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IDSA Education and Research Foundation Postdoctoral Fellowship Award in Infectious Diseases

Current Award Winner

Patrick George Cudahy 

Patrick Cudahy, MD, is this year's recipient of the IDSA Education and Research Foundation Postdoctoral Fellowship Award in Infectious Diseases. Dr. Cudahy is an infectious disease fellow at Yale University with a research interest in HIV and tuberculosis co-infection. While spending a year of medical school in South Africa at a large district hospital with a heavy burden of both tuberculosis and HIV, he first became interested in infectious disease research. He went on to receive his MD in 2010 from the Medical College of Wisconsin. His internship and residency training were at Stanford University Medical Center. Afterwards, he spent a year as a hospitalist physician at the Palo Alto Veterans Administration before starting a fellowship in infectious disease at Yale-New Haven Hospital in 2014.

During his fellowship he joined the lab of Dr. Ted Cohen to study interventions to improve tuberculosis care in resource limited settings. Dr. Cudahy’s research is focused on individuals who are co-infected with HIV and multi drug-resistant tuberculosis (MDR-TB) as they face an especially high risk of death in the first weeks of treatment. Finding ways to quickly identify people who are failing to respond to standardized MDR-TB treatment may lead to reductions in morbidity and mortality as well as prevent further spread of MDR-TB.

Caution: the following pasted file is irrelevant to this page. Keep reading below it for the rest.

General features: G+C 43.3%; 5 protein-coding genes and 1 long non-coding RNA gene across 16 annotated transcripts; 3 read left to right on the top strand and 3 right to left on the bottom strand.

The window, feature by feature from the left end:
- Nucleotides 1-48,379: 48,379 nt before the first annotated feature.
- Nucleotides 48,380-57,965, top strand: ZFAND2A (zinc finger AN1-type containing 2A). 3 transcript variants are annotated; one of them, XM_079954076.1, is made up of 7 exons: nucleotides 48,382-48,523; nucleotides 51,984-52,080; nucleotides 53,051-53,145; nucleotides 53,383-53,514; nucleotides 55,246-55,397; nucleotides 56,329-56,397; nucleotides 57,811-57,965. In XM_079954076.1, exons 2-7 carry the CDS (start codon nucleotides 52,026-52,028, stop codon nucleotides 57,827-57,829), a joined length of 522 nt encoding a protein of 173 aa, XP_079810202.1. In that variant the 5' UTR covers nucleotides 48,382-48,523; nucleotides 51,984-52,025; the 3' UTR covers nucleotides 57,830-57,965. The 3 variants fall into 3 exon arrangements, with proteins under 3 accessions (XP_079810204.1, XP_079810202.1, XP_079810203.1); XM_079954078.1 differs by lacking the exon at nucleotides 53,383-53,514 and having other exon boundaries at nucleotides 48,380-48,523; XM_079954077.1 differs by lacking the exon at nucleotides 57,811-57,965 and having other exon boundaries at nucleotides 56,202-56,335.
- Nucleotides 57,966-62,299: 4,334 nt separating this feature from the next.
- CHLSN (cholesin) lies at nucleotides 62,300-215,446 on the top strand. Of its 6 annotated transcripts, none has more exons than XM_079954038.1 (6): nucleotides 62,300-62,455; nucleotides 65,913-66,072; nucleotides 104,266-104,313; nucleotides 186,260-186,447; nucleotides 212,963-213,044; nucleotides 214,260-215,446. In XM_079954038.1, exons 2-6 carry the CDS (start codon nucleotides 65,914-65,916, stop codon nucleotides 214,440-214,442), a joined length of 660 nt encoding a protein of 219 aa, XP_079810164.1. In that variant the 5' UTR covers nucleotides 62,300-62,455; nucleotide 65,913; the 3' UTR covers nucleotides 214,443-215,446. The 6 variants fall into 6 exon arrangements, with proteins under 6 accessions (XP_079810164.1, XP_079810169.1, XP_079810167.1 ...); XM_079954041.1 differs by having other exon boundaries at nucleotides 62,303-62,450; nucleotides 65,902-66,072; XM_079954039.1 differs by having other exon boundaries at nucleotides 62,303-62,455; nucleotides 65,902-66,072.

One potential cause of the high early mortality seen in MDR-TB in South Africa is the presence of multiple genetically different strains of M. tuberculosis within infected individuals. Preliminary work done in Dr. Cohen’s lab has shown multiple co-infecting strains of tuberculosis in autopsies of patients who died of tuberculosis in South Africa. This strain diversity may affect our ability to detect antibiotic resistance as tuberculosis recovered in sputum culture may only reflect a single portion of a wider genetic population of tuberculosis in the host.

Dr. Cudahy will be following patients started on MDR-TB therapy in South Africa, using whole genome sequencing to look for evidence of multi-strain tuberculosis infection. Sequencing will be done both at the start of therapy and over time to see how different populations of M. tuberculosis respond to the selective pressure of treatment. Whole genome sequencing is a relatively new technology with improved sensitivity for detecting mixed strain infections over older strain typing techniques such as restriction fragment length polymorphism (RFLP), spoligotyping or mycobacterial interspersed repetitive unit – variable number of tandem repeats (MIRU-VNTR). Using whole genome sequencing, Dr. Cudahy will investigate the potential link between multi-strain infections and patient outcomes.

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